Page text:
One of the world’s largest recorded landslides occurred on April 9, 2000, when more than 100 million cubic meters (3.5 billion cubic feet) of loose rock, ice, and other debris tumbled down a steep, narrow gorge in eastern Tibet.
Within ten minutes, the slurry of debris—which included granite and marble boulders, snow, and sediment—moved nearly 10 kilometers (6 miles) and dropped from an elevation of 5,520 meters (18,110 feet) to the valley floor 2,190 meters above sea level. The debris, lubricated by recent rainfall and meltwater from glaciers on the surrounding mountain peaks, slid through a gully carved by Zhamu Creek at velocities up to 14 meters per second (31 miles per hour).
By the time the mass of material stopped, it had buried the Yigong River, creating a debris dam that blocked the flow of the river. The dam occupied 2.5 square kilometers (1 square mile) and was 90 meters (295 feet) high at its tallest edge. River water began to back up immediately, creating a large lake behind the dam. As time passed, increasing volumes of water began to seep through the bottom of the dam, muddying the river water downstream. Meanwhile, the area and volume of the lake continued to grow.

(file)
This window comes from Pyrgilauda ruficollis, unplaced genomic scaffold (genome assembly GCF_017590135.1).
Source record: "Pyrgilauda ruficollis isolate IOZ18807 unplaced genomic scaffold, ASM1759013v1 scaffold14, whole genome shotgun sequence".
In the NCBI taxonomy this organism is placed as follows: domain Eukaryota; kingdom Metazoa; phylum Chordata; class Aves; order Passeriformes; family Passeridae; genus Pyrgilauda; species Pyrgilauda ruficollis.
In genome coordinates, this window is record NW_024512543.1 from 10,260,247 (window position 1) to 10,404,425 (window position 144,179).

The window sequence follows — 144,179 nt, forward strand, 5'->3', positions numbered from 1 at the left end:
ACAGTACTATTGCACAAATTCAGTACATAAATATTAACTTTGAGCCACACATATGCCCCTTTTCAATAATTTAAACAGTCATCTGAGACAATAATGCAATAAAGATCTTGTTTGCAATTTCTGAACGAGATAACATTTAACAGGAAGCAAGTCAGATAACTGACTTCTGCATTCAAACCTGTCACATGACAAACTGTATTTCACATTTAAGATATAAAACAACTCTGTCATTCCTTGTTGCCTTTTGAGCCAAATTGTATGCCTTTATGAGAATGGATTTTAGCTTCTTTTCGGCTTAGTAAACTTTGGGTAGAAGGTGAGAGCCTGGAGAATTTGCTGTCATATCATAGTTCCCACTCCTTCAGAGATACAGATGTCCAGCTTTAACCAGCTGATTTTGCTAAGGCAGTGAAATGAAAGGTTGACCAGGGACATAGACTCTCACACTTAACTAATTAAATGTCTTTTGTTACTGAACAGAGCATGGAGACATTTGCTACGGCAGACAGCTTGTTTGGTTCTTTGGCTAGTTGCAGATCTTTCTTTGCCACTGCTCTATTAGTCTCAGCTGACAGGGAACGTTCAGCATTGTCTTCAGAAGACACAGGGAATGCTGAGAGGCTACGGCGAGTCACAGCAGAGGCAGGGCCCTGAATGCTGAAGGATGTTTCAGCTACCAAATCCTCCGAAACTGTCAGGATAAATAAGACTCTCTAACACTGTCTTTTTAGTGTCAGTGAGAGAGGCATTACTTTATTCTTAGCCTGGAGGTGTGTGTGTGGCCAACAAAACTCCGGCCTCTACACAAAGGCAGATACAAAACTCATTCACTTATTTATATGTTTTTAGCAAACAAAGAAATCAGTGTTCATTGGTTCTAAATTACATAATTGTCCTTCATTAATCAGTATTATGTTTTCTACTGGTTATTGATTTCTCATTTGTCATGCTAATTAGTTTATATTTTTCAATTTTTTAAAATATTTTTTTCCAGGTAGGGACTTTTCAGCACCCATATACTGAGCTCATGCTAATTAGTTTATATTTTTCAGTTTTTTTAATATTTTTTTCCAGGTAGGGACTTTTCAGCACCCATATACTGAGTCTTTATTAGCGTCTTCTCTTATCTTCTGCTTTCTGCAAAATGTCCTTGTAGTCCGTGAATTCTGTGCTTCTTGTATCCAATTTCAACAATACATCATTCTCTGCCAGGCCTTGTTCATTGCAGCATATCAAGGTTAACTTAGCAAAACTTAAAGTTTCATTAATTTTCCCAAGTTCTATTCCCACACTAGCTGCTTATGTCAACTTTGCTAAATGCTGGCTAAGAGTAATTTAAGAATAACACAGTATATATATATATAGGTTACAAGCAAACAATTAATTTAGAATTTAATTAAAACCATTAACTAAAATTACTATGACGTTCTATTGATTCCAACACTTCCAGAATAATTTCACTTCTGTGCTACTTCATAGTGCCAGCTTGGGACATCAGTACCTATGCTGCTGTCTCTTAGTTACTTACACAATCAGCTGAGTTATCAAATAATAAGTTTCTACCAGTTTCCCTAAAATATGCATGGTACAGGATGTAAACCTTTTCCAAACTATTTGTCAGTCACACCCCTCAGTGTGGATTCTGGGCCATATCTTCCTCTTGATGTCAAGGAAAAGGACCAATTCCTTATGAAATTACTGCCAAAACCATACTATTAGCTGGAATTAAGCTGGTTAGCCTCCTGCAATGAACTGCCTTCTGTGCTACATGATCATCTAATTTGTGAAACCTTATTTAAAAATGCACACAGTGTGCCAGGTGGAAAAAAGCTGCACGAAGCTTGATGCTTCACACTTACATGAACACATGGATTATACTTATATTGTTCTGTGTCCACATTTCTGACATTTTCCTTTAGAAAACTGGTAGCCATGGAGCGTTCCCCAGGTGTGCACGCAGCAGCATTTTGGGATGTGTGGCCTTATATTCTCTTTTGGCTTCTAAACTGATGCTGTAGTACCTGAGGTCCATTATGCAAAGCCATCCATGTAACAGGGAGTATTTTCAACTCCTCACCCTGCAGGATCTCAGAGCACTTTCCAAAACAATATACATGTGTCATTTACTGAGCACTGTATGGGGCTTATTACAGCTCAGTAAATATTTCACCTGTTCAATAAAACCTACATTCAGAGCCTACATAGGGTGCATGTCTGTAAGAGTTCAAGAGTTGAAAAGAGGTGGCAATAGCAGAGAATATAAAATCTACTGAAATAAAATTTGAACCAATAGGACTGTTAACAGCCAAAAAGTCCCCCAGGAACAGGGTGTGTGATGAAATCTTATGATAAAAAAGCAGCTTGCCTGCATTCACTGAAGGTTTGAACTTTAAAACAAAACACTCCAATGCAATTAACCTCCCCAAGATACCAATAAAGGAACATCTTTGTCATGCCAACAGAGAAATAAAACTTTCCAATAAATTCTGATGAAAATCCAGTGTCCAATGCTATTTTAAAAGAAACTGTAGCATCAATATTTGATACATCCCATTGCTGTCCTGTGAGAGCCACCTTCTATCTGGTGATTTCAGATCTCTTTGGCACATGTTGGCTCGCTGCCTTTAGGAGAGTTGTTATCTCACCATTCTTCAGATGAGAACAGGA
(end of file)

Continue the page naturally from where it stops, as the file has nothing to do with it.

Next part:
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Earth Observatory, June 2012